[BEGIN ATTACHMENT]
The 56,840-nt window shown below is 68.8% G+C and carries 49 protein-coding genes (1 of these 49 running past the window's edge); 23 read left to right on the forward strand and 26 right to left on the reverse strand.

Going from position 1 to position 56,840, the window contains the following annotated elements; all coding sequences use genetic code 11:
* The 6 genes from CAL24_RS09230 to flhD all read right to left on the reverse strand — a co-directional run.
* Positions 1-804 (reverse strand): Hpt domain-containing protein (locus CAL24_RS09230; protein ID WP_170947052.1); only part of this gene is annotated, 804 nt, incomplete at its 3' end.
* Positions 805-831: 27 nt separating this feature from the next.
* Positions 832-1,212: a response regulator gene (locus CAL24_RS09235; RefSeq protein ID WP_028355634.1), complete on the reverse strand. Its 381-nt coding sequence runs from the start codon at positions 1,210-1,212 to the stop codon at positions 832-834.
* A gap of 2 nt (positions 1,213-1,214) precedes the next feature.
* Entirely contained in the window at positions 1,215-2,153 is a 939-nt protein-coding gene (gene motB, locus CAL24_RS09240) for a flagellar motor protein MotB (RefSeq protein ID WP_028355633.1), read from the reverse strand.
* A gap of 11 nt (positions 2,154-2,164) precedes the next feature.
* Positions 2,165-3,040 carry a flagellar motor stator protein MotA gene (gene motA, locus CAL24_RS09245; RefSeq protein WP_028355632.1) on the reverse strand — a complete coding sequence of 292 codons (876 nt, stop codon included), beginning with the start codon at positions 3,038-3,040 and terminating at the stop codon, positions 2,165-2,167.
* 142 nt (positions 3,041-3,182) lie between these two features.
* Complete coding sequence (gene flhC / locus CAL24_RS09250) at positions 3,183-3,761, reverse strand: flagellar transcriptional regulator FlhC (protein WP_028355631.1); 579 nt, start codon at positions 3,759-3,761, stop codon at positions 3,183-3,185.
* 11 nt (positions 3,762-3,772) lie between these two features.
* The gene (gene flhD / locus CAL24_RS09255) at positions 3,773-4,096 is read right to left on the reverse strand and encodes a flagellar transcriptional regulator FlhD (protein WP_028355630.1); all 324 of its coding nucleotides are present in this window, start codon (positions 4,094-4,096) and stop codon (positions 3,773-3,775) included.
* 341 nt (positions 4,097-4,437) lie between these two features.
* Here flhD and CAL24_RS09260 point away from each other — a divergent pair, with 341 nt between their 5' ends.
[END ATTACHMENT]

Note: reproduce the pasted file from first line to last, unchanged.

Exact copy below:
The 56,840-nt window shown below is 68.8% G+C and carries 49 protein-coding genes (1 of these 49 running past the window's edge); 23 read left to right on the forward strand and 26 right to left on the reverse strand.

Going from position 1 to position 56,840, the window contains the following annotated elements; all coding sequences use genetic code 11:
* The 6 genes from CAL24_RS09230 to flhD all read right to left on the reverse strand — a co-directional run.
* Positions 1-804 (reverse strand): Hpt domain-containing protein (locus CAL24_RS09230; protein ID WP_170947052.1); only part of this gene is annotated, 804 nt, incomplete at its 3' end.
* Positions 805-831: 27 nt separating this feature from the next.
* Positions 832-1,212: a response regulator gene (locus CAL24_RS09235; RefSeq protein ID WP_028355634.1), complete on the reverse strand. Its 381-nt coding sequence runs from the start codon at positions 1,210-1,212 to the stop codon at positions 832-834.
* A gap of 2 nt (positions 1,213-1,214) precedes the next feature.
* Entirely contained in the window at positions 1,215-2,153 is a 939-nt protein-coding gene (gene motB, locus CAL24_RS09240) for a flagellar motor protein MotB (RefSeq protein ID WP_028355633.1), read from the reverse strand.
* A gap of 11 nt (positions 2,154-2,164) precedes the next feature.
* Positions 2,165-3,040 carry a flagellar motor stator protein MotA gene (gene motA, locus CAL24_RS09245; RefSeq protein WP_028355632.1) on the reverse strand — a complete coding sequence of 292 codons (876 nt, stop codon included), beginning with the start codon at positions 3,038-3,040 and terminating at the stop codon, positions 2,165-2,167.
* 142 nt (positions 3,041-3,182) lie between these two features.
* Complete coding sequence (gene flhC / locus CAL24_RS09250) at positions 3,183-3,761, reverse strand: flagellar transcriptional regulator FlhC (protein WP_028355631.1); 579 nt, start codon at positions 3,759-3,761, stop codon at positions 3,183-3,185.
* 11 nt (positions 3,762-3,772) lie between these two features.
* The gene (gene flhD / locus CAL24_RS09255) at positions 3,773-4,096 is read right to left on the reverse strand and encodes a flagellar transcriptional regulator FlhD (protein WP_028355630.1); all 324 of its coding nucleotides are present in this window, start codon (positions 4,094-4,096) and stop codon (positions 3,773-3,775) included.
* 341 nt (positions 4,097-4,437) lie between these two features.
* Here flhD and CAL24_RS09260 point away from each other — a divergent pair, with 341 nt between their 5' ends.